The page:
Article Abstract

Management of colorectal cancer with synchronous liver metastases: impact of multidisciplinary case conference review

Authors: Kerollos N. Wanis, Karen Pineda-Solis, Mauro E. Tun-Abraham, Jake Yeoman, Stephen Welch, Kelly Vogt, Julie Ann M. Van Koughnett, Michael Ott, Roberto Hernandez-Alejandro


Background: While no evidence exists to support mandatory multidisciplinary case conference (MCC) review for patients with synchronous colorectal cancer and liver metastases, this unique population may benefit greatly from multidisciplinary discussion.
Methods: We retrospectively identified patients who underwent liver resection with curative intent for colorectal liver metastases (CRLM) at a tertiary center between January 2008 and June 2015. The characteristics of patients discussed at a weekly regional MCC were examined, and the effect of MCC review on treatment approach was assessed.
Results: Sixty-six patients underwent elective surgery for synchronous colorectal cancer and liver metastases during the study period. Twenty-nine patients (44%) were presented at a MCC. Presentation was associated with greater likelihood of undergoing simultaneous or liver-first resection (P≤0.0001), with no difference in the extent of liver resection or location of primary tumor between the groups. A greater proportion of patients received chemotherapy and/or radiation following MCC discussion, without statistical significance.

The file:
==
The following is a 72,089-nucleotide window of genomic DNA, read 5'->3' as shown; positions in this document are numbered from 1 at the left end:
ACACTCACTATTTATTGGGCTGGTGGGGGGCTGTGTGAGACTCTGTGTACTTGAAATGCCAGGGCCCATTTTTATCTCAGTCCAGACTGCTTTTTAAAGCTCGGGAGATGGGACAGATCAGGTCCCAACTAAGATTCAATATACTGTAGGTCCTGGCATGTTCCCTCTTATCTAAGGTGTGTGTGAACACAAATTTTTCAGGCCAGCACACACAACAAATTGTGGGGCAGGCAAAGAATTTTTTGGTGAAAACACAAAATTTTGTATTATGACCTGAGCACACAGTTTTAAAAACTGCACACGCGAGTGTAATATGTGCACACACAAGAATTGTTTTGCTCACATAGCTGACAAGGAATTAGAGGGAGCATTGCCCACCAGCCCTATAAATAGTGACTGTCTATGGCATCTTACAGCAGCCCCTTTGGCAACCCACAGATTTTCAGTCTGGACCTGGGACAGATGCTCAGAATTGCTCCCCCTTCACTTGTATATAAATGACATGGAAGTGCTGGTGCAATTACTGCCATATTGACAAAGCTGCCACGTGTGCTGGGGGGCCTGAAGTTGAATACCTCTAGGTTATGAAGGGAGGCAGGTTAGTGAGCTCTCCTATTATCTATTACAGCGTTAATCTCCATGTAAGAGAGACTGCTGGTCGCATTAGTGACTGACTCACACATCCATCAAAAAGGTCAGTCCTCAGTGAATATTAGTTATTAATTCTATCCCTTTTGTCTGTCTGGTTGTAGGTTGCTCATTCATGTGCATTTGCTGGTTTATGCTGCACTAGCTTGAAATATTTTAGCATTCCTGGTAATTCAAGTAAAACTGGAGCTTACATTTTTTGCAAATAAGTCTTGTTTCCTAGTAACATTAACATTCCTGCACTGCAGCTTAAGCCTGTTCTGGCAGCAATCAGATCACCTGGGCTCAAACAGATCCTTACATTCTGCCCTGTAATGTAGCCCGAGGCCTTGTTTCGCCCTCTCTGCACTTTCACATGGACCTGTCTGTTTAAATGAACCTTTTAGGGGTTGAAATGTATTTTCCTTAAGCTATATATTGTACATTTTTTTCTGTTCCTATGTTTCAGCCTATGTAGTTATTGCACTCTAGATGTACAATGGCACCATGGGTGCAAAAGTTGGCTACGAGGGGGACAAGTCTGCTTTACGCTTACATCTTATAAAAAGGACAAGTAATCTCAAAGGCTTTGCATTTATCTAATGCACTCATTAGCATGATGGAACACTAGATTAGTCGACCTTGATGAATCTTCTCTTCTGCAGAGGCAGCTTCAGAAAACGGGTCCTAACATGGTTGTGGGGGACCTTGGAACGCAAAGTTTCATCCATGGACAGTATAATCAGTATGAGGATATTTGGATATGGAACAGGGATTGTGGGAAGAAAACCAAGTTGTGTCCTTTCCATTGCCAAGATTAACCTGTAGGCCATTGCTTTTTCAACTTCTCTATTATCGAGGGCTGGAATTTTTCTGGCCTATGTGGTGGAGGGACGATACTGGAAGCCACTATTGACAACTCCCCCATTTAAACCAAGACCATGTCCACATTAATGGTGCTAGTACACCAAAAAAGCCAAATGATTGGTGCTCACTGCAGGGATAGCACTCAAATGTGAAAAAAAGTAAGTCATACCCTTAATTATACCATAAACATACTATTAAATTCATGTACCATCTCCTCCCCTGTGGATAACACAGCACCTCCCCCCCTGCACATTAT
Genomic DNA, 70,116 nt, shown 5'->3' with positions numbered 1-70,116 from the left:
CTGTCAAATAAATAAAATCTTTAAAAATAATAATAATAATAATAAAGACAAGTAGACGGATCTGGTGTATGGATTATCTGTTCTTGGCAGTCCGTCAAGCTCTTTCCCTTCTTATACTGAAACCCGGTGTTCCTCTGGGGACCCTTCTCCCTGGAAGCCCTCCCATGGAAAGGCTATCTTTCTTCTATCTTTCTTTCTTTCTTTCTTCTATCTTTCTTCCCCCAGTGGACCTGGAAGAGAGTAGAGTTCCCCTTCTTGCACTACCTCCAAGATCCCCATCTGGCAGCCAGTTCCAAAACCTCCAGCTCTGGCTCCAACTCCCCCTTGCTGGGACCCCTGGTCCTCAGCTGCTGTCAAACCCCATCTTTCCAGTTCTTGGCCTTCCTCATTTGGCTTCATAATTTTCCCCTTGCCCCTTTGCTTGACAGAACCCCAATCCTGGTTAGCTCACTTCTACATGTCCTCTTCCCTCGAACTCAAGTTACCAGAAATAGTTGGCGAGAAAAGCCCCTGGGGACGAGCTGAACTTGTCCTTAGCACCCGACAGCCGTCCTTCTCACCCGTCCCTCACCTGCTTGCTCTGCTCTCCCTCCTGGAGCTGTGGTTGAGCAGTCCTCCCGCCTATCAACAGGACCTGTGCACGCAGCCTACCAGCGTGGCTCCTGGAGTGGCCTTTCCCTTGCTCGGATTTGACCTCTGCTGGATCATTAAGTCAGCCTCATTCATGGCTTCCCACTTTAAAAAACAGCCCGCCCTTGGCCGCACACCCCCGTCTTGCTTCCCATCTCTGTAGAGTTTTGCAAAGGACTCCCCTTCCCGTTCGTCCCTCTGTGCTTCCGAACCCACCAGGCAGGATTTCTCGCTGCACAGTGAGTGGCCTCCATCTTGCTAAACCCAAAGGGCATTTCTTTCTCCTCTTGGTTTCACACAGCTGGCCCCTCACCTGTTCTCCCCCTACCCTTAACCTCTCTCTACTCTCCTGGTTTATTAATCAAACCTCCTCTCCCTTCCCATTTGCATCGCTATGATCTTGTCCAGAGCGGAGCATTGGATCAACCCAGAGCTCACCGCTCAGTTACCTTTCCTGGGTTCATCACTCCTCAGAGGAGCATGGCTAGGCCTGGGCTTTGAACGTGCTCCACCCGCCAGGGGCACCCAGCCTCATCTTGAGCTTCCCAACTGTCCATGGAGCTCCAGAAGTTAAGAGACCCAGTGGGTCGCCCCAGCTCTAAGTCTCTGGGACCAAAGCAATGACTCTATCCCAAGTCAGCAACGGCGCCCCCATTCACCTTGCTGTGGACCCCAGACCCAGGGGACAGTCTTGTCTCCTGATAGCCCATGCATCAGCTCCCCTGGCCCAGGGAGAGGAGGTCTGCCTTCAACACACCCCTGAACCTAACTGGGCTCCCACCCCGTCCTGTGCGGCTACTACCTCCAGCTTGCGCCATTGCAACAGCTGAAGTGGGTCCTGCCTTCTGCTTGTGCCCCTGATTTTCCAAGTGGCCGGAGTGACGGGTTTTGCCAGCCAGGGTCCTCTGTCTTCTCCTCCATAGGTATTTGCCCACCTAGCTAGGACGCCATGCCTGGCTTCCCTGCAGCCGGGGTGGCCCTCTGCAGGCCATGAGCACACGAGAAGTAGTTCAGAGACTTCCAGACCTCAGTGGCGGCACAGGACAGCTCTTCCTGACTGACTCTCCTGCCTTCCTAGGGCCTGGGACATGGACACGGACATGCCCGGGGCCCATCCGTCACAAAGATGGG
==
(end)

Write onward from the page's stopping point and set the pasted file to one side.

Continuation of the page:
Conclusions: The treatment approach for patients with synchronous colorectal cancer and liver metastases may be significantly altered based on MCC review. Multidisciplinary discussion is advocated in order to facilitate equal access to individualized care.